Or in one of my PBs (an iBook G3), I closed the screen, forgetting that there was a small case screw from another repair job on the keyboard. It was enough to wreck the screen. The screens for newer G3/G4 PB's & iB's are easy to get. Harder for the older PBs and Duos.

 

I need a screen for a 280, either in B/W/Grey Scale or Color myself. Preferably in B/W/Grey Scale since I already have a 280c and the one in need of a screen is B/W/Grey Scale - it completes the collection. Only ones missing to complete is a 260 & 270.

 

260? What spec is that?  I only knew of 210, 230, 250, 270, and 280 plus the 2300.

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The Duo 220's, 240's and 260's are the rarest of the Duos out there! They use the former inviso "clear" cases, making them invisible!

lol - yeah, its a typo.

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My 230 was in a box in storage for the longest time, I'm assuming I must have placed a heavy box on top of it at some point in time and messed it all up. That's what I get for being sloppy with my computer storage in the past. :( I'm much more careful with things now!

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You're as guilty as I in the storage issues. The problem lies in that the keyboard of the Duos does rub up against the screens, as in a few Powerbooks. More so when the rubber pads on the screen that contact the rest of the PB wears down flat.

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I’m having this issue of “lcd rot” in many systems. Symptoms vary - from cracked panels to fungi-like patterns

first it was a Digital HiNote 486 laptop - it was carefully stored in a horizontal shelf without any other weight on top - the screen cracked al liquid cristals came pouring out.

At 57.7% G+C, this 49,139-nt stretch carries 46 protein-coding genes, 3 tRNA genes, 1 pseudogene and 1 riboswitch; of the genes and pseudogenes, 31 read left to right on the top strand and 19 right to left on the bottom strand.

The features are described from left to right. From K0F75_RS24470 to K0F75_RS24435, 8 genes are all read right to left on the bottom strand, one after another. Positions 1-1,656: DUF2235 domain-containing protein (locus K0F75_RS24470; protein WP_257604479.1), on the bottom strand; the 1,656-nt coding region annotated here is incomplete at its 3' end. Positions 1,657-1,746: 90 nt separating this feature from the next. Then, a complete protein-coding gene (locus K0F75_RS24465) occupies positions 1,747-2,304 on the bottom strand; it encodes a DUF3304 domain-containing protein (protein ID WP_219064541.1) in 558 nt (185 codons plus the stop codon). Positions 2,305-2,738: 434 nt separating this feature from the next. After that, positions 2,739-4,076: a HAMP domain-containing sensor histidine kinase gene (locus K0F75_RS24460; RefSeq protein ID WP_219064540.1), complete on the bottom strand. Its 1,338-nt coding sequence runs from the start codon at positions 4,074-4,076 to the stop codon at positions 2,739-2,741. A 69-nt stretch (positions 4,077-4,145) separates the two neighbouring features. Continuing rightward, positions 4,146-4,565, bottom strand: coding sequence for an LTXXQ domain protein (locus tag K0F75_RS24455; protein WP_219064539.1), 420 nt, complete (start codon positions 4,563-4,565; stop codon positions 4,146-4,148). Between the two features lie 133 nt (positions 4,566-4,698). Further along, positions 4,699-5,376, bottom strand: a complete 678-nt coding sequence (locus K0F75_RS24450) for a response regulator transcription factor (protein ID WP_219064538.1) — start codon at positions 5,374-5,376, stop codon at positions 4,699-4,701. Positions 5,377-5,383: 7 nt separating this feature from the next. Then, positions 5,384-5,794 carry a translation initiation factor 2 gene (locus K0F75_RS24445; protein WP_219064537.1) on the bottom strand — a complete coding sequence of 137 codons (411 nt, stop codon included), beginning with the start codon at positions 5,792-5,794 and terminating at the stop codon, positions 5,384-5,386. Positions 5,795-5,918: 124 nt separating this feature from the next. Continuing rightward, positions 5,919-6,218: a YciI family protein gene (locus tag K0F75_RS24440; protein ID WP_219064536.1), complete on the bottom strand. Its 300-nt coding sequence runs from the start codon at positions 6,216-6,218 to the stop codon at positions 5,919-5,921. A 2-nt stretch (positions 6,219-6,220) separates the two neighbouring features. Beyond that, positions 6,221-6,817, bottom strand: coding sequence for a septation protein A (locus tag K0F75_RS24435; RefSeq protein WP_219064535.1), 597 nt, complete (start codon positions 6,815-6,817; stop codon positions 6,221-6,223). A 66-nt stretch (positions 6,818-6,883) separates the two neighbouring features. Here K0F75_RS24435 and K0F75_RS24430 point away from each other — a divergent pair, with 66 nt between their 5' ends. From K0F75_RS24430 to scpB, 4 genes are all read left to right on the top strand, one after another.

Some compaq LTEs are also turning up with strange patterns. They have had no physical stress placed upon, but all of the sudden the lcds start to rot.

Two PowerBook 160 have also developed cracks and air bubbles within the lcd layers.

This is a serious concern to those that collect and enjoy having these old machines in working condition..

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It’s the adhesive on the polarizing film rotting. I think all of us laptop collectors sooner or later are going to start having to learn how to replace the polarizing film. I’ve actually got an LCD with this problem (it had it when I received it) that I had been a playing with trying to replace the film on it. Haven’t messed with it in quite a while though. But I do still have it, so I’ll dig it back out one of these days.

 

What you are seeing that looks like cracks is likely just the old adhesive. It sometimes shrinks and produces a “cracked” looking pattern. The LCD is likely fine underneath that mess of old, rotten adhesive. I found that acetone does a pretty decent job of softening the glue, and then you can scrape it off.

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EDIT 1: Thanks, PB145B!  :)

 

Good news everyone!

 
So I had this damaged PowerBook 160 LCD lying around and decided to investigate following PB145B suggestion.
 
I removed it from the reflector bed and looking at its transparency, the outlook was even worse than previously thought.
 
Apart from the apparent surface crack and bubbles lying around, I could see cracks on the glass itself.